Creating Coherence and Unleashing Vision in Business: The Application of Anchors and Sails
Note: Much gratitude to the wonderfully fun and brilliant Martha Valenta [@MarthaValenta] for her assistance in bringing these ideas into more tangible form.
Most models of management practice and business operations are based on an underlying presumption that the world is an orderly place where careful planning and logical execution consistently result in the attainment of intended outcomes. Ironically, most of these models appear to be unfazed by the fact that this rarely happens.
To thrive in our current age of deep turbulence, organizations will need frameworks for action that not only acknowledge the disruptive and non-linear nature of organizational life, but also use disruption and nonlinearity as opportunities for expanding capacities and consciousness.
In the coming years, this emphasis on growth and development — particularly through self-education — will be the critical determinant for an organization’s success or demise. The reason is simple: to survive in the face of rapidly accelerating disruption and unprecedented levels of complexity, rather than seeing upheaval as a catastrophic collapse, organizations will instead need to develop an ability to rapidly create coherence and unleash vision.
Anchors and Sails: A Model For Navigating Turbulent Organizational Waters
Throughout the next several postings I will introduce a preliminary draft of a model for effective leadership of teams working in environments where disruption and upheaval are seen as the rule rather than the exception.
This model is tentatively called “Anchors and Sails” because it posits that organizational effectiveness in turbulent environments demands that teams have simple tools for making sense of chaotic conditions (Anchors) and moving ahead toward meaningful outcomes when the future is full of uncertainty (Sails).
Success is Relational, Not Formulaic
The underlying logic of the Anchors and Sails model is that success in highly-disruptive environments is dependent upon relationships, rather than fixed formulas. Specifically, to consistently produce effective outcomes in such environments, rather than strict adherence to prescribed “success formulas”, leadership must instead commit to fostering psychologically-safe cultures based on high levels of trust and frequent collaboration.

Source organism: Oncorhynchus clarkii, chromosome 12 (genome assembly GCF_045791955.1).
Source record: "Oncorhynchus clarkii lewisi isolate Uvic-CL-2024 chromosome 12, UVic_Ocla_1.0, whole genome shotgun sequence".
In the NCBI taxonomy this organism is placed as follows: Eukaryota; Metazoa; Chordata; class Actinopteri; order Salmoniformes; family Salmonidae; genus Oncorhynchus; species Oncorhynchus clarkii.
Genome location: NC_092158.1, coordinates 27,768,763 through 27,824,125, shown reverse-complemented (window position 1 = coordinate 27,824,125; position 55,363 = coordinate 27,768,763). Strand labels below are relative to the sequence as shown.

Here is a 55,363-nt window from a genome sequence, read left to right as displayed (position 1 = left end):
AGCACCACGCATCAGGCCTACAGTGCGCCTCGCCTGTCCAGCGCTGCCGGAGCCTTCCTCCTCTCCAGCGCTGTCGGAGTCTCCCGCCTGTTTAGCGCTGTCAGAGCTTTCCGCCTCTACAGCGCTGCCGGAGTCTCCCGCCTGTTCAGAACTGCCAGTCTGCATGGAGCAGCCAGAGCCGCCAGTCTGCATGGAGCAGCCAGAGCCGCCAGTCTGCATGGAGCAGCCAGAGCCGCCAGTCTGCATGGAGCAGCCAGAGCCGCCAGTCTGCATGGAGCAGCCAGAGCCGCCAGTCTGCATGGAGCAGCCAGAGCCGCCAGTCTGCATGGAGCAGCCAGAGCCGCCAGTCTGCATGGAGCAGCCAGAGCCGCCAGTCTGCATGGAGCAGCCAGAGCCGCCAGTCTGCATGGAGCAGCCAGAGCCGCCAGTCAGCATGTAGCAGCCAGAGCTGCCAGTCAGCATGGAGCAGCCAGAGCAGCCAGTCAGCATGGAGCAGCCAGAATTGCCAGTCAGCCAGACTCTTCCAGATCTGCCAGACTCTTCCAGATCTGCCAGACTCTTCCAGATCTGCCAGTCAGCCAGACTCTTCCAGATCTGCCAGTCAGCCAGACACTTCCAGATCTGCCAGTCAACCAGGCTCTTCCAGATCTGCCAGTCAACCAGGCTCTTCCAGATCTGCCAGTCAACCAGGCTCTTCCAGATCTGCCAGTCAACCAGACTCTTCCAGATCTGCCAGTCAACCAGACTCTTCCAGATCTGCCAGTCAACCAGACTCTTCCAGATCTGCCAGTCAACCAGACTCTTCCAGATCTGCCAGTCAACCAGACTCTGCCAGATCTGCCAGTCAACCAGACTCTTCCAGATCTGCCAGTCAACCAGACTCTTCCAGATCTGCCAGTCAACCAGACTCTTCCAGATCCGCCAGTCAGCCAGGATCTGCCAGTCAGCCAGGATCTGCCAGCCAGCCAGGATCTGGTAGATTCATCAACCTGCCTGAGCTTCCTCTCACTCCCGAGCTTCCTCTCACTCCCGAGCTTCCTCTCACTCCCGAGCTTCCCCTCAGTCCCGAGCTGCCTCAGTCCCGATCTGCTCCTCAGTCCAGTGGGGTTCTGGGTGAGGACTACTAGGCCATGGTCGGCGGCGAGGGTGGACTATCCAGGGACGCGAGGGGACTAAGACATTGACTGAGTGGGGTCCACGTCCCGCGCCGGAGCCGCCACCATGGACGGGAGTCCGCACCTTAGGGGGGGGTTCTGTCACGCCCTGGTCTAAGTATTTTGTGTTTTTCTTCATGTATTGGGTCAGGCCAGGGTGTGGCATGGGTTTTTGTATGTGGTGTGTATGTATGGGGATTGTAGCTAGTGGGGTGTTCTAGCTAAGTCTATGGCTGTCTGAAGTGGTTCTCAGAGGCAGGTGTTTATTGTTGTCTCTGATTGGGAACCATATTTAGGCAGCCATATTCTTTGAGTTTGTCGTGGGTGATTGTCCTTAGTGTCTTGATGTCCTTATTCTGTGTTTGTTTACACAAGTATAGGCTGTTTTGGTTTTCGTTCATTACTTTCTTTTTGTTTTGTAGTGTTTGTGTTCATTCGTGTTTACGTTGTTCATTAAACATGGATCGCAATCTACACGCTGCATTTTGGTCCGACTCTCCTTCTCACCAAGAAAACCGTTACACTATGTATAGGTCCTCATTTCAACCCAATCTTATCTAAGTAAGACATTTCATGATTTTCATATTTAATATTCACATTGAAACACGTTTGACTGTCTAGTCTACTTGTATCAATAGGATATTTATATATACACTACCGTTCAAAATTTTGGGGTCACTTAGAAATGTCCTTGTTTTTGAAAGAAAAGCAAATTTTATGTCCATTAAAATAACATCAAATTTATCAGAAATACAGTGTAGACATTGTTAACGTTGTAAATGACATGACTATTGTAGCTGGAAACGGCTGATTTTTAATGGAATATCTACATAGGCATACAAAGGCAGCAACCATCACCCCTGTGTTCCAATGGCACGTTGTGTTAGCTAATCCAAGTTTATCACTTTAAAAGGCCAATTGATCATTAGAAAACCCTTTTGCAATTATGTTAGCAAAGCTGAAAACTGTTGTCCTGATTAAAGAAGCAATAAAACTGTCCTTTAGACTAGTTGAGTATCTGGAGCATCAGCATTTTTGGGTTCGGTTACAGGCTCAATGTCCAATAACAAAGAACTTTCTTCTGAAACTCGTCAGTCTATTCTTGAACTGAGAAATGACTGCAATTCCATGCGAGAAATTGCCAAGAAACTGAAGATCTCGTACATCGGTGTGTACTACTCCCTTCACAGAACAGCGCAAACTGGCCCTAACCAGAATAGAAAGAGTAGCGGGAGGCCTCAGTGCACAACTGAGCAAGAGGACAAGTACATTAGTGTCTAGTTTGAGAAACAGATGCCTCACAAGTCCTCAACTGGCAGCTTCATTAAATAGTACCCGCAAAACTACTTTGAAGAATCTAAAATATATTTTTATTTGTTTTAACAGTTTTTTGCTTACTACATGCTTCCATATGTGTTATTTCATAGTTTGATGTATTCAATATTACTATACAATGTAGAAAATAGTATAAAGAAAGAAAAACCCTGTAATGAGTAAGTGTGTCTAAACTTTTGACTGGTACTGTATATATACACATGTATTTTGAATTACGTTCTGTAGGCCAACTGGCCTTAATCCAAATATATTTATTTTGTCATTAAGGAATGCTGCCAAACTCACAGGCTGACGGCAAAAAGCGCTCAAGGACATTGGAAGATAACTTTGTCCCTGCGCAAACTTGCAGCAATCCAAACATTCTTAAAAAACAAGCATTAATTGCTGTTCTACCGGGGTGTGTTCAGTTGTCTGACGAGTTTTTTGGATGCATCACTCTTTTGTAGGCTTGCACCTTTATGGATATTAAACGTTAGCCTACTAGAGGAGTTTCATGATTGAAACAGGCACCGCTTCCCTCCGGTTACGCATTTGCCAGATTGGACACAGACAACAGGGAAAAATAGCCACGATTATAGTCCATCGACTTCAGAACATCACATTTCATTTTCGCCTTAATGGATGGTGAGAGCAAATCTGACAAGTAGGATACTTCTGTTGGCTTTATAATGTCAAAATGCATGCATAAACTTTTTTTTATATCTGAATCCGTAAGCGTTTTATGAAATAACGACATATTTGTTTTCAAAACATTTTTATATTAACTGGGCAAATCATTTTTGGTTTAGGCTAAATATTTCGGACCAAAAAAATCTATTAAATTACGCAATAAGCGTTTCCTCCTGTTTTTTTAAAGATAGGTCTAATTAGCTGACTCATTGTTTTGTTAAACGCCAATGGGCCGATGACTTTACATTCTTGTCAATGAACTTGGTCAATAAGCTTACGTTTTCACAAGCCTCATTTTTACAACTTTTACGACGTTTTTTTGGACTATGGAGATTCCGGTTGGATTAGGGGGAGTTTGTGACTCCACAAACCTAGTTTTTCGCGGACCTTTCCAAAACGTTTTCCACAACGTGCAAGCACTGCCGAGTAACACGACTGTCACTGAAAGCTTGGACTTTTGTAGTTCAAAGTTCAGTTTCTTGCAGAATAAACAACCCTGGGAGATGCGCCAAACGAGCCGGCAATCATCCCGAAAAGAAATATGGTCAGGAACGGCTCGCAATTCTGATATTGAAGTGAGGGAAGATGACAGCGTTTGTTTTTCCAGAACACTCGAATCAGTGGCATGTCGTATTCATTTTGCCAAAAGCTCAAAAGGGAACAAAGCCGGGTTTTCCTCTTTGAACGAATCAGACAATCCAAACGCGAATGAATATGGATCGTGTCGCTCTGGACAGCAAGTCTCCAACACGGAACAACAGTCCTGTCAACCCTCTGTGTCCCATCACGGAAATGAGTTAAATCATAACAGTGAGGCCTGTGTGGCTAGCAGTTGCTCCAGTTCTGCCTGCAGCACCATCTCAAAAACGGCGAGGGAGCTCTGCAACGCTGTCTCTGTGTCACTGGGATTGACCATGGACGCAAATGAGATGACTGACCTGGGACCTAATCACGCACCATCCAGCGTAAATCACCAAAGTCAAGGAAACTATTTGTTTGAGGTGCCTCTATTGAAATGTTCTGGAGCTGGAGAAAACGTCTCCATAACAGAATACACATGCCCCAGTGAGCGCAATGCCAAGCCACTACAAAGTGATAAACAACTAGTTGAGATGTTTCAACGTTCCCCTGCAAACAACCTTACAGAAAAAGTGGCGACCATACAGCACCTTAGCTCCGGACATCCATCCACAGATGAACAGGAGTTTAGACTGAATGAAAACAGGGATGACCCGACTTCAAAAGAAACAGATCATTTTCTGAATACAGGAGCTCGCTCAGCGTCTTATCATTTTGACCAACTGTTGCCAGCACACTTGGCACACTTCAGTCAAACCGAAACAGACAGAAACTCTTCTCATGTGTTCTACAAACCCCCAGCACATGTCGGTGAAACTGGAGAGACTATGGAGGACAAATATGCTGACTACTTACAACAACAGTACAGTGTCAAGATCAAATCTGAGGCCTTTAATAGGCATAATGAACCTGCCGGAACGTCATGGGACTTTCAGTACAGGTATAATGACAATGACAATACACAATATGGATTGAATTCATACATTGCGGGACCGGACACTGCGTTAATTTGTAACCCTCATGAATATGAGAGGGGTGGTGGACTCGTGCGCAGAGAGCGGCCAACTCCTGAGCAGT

The Four Anchors
Psychological Safety: The cornerstone of the entire model. A pervasive sense by all stakeholders that they can be vulnerable, admit mistakes, and share incomplete or inaccurate impressions without fear of judgment or reprisal.
Mindfulness: A willingness to be fully open to experiencing and learning from events and conditions without a need for quick judgment or defensiveness.
Interdependence: A cultural attribute that continually affirms that all team members, regardless of position, need one another to succeed. All are equally important and valued in creating valued outcomes.
Shared Experience: A common background or history in which previous trials and shared struggles serve to forge bonds of trust and reciprocity.
The key benefit to Anchors is that a team’s internal bonding and shared experience helps create a safe environment where novel approaches to current challenges is encouraged.
The Four Sails
Process: An awareness of all events — both expected and unexpected — as vital components of deeply interconnected patterns of behavior. There is understanding that these patterns are where growth and novelty are constantly emerging.
Foresight: An ability to draw from previous experience and knowledge of underlying patterns to discern possible futures.
Integration: Continually striving to maintain a holistic perspective by interweaving multiple, often-diverse, influences, agendas, and value systems.
Humility: A demonstrated sense of gratitude and service based on the premise that external events and influences — even those considered “disruptove” — can act as catalysts for individual and organizational evolution.
A Work In Progress
This current iteration of the Anchor and Sails model can be loosely thought of as version 1.2 or 1.3. A great deal of refinement and integration lies a head. In that spirit, I look forward to the feedback and reflections of those who can relate to and benefit from the model’s unique perspective.
During the next week, I will come back to this model to dig a bit deeper and forge more useful insights into its application and benefits.